A New Setting of an Auld
Sang, Robin Tamson
From the Aberdeen Journal
In "Aberdeen Journal’ Notes and Queries” for
1912, Vol. V.—a copy of which has just reached me. I find in p. 190 a
reference to that grand old song, “Robin Tamson’s Smiddy,” and having in
my scrap book a revised version of the same (whence obtained I cannot
recall), I send from “down under” a copy for insertion with the
compliments of a “Banffshire loon” and Aberdeen University alumnus now
in South Australia who dearlv loves to read or hear the old kindly
language of fifty years ago.
My name is Andrew Witherspin,
My age is twa-an’-thirty,
My character’s an ordiinar’ yin,
Plain aevendown an’ herty.
At wark or play alike I’m blithe,
I ne’er was feared for labour,
An’ spade, or flail, or ploo, or scythe
Could handle wi’ my neighbour.
In life there’s mony an up an’ down
Frae daylicht dawn till gleamin’,
An’ nane in kintra or in toun
Can ever tell what’s comin’.
Last week my mither cries “Come here,
Since ye’re at hame an’ ready,
Ye ken ye’ve to tak’ yont the mear
To Robin Tamson’s smiddy;
An’ noo ye’re gettin’ on in life,
Nae hanger doot nor swither,
But seek his dochter for a wife—
Ye’ll no aye hae your mither!”
The lass she was a weel faured quean-
Few bonnier, an’ nane better,
But wi’ a lad she ne’er had been—
Her father widna lat her.
This wisna gaun to haud me back,
So while the mear was shooin’
I socht the kitchen for a crack—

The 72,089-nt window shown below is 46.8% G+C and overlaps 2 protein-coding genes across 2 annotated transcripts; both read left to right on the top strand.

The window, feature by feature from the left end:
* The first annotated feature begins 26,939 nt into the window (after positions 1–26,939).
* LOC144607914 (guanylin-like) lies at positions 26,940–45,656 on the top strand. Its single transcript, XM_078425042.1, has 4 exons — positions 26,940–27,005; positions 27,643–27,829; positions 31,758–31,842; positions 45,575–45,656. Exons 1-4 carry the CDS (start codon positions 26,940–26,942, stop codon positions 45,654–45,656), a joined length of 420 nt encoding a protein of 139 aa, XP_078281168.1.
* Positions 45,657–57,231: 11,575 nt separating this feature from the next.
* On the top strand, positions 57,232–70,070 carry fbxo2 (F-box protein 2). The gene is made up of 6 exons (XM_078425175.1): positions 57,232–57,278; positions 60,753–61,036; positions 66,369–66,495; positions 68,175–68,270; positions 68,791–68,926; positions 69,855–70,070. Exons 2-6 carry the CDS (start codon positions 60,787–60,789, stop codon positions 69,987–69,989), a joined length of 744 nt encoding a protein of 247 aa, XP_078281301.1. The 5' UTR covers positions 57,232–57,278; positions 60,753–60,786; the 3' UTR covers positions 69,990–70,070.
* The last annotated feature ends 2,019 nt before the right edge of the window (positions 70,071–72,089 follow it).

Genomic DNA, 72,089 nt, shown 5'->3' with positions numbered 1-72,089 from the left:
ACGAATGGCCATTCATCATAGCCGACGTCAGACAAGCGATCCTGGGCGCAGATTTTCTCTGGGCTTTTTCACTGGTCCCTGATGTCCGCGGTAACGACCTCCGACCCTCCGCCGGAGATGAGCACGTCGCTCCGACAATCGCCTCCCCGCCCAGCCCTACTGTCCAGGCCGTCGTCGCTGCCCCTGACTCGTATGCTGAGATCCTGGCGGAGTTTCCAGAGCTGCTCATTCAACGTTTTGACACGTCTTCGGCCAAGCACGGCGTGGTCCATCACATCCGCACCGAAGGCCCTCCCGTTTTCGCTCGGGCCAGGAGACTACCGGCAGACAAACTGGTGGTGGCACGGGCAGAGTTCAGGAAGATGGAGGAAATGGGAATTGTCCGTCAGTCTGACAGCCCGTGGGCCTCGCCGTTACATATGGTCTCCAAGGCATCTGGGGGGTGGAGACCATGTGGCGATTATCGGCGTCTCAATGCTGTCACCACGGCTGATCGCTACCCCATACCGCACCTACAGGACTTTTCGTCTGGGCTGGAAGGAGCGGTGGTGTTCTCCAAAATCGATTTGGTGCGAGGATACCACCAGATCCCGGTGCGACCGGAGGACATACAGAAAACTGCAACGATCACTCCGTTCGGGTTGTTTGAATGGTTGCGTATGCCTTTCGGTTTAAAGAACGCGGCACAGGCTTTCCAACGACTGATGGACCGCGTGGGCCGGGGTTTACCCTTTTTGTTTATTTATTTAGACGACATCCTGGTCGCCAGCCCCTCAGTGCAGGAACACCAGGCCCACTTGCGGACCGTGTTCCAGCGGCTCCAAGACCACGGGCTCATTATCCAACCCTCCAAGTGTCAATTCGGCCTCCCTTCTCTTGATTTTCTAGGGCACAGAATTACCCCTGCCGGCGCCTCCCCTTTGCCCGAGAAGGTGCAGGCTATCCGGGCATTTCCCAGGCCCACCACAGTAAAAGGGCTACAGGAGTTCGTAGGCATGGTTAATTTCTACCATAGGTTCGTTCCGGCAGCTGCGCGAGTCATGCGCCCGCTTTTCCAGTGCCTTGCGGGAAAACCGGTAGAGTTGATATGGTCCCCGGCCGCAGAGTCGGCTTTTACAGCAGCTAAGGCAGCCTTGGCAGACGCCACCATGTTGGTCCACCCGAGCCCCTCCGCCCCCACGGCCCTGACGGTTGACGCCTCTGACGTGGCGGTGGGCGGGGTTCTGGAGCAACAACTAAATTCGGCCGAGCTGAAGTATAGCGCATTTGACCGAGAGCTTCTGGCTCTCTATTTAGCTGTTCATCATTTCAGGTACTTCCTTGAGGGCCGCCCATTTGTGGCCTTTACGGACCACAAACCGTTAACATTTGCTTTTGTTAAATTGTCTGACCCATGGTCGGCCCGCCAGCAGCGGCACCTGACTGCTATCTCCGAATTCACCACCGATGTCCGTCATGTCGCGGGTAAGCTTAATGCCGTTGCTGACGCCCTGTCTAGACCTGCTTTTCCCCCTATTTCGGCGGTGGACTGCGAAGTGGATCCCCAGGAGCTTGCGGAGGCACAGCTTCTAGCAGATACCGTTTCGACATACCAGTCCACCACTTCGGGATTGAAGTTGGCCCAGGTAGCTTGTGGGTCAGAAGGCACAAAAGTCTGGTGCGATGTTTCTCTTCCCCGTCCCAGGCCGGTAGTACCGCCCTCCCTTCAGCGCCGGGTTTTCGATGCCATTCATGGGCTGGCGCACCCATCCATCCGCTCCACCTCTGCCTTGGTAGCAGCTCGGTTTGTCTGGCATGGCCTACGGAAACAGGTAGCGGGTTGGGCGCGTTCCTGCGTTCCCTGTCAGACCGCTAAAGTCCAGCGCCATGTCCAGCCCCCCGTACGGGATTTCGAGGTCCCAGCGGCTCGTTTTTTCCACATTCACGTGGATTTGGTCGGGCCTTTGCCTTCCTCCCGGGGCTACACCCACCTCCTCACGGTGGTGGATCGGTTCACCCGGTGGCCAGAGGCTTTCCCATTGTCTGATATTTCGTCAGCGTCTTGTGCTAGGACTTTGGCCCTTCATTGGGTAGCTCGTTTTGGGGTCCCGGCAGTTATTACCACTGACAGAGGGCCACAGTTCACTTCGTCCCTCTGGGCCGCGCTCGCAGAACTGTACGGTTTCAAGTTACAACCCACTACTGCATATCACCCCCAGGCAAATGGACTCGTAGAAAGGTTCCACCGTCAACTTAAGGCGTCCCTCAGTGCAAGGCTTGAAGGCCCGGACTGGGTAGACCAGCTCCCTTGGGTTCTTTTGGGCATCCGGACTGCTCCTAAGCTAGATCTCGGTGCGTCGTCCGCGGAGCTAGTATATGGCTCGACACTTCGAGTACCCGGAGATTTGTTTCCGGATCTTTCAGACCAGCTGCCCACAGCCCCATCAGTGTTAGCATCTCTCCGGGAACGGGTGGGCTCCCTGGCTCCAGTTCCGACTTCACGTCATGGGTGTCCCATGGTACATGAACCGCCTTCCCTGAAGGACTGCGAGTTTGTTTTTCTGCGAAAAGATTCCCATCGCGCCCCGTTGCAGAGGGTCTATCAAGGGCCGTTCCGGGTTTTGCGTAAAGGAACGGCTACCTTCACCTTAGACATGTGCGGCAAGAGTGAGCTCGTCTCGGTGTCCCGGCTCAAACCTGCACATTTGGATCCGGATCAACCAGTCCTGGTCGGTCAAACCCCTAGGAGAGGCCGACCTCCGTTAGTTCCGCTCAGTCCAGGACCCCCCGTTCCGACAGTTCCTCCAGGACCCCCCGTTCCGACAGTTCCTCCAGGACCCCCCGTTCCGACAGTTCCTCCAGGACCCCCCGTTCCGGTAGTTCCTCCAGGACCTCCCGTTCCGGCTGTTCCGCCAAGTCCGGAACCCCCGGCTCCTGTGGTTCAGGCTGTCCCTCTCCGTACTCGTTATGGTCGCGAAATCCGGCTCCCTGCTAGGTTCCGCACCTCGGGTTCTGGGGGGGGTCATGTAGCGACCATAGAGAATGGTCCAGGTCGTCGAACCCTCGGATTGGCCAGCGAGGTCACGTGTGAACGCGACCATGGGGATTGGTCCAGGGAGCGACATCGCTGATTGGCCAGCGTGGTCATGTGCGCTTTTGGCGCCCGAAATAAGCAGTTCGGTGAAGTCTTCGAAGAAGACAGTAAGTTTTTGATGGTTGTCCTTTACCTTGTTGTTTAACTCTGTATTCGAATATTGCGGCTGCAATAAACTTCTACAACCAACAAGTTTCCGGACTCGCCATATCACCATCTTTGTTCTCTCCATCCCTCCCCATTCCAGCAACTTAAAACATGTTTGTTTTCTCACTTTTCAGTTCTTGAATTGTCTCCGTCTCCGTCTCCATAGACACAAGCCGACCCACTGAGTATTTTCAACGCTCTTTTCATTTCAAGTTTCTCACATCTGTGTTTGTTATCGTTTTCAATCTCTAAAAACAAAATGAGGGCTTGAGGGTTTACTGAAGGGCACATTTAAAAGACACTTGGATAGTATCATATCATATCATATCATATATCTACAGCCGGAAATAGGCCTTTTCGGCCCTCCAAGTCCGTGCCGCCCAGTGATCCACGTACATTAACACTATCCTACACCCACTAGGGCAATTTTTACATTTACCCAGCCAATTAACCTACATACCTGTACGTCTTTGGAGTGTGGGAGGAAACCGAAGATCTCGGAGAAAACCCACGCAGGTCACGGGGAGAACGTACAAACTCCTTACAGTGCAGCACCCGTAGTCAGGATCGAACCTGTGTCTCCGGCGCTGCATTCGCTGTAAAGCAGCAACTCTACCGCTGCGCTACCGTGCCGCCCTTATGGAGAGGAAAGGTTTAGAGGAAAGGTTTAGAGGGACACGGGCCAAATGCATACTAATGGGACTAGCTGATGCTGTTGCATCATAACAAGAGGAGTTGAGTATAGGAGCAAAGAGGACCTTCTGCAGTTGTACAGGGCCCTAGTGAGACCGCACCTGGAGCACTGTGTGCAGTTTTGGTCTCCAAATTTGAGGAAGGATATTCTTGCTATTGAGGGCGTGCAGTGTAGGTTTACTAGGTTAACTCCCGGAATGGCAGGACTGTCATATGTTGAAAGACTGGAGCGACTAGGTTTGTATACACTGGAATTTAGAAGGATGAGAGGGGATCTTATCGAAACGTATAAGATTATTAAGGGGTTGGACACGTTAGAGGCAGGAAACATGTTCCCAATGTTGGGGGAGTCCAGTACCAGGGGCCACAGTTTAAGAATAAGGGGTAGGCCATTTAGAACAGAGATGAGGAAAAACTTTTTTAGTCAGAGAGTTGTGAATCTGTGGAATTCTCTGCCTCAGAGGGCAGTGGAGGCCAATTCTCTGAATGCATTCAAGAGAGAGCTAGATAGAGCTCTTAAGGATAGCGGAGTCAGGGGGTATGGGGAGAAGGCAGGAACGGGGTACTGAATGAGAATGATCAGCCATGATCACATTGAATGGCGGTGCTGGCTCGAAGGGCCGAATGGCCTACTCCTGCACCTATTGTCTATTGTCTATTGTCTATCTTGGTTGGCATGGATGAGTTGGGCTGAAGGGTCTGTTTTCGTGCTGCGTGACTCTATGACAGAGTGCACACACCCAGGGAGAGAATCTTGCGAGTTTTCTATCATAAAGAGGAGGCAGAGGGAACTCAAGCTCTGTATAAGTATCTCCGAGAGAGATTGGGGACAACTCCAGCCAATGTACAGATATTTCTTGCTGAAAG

To try my Ihan’ at wooin’.
”My lase,” cays I, “your faither’s views
Are nonsense a’thegeither,
For sheep, an’ kye, an’ craws an’ doos
A’ pair wi’ ane anither.
In lowly cot or lordly dome
Auld Nature this rehearses,
An’ even tho Psalms o’ Daavit come
To us in double verses!”
Tak’ my advice an’ come wi’ me—
I’ll face a’ his contention,
But sure am I he’ll sune agree
When yince it’s past prevention.
My hoose an’ hame an’ frugal store
For you I’ll mak’ a nest o’t,
And o’ the guid comes to my door
Ye’se get the first an’ best o’t.
She gied consent her Dad to daur,
An’ my guid mear weel fettled
Took us baith aff to Gretna, whaur
The wee bit job was settled.
Auld Robin was at oor back yett
When we cam’ hame thegither,
Says I, “Guidman! I’ve ta’en your pet—
Ye'll maybe get my mither!”
“For doonricht cheek, my lad,” says he,
"I think ye’re near perfection;
But if the guidwife should agree
I see nae great objection.”
Twa happier hooses noo to fin’
You couldna for a ransom,
His dochter—Mis Witherspin,
My milher—Mrs Tamson.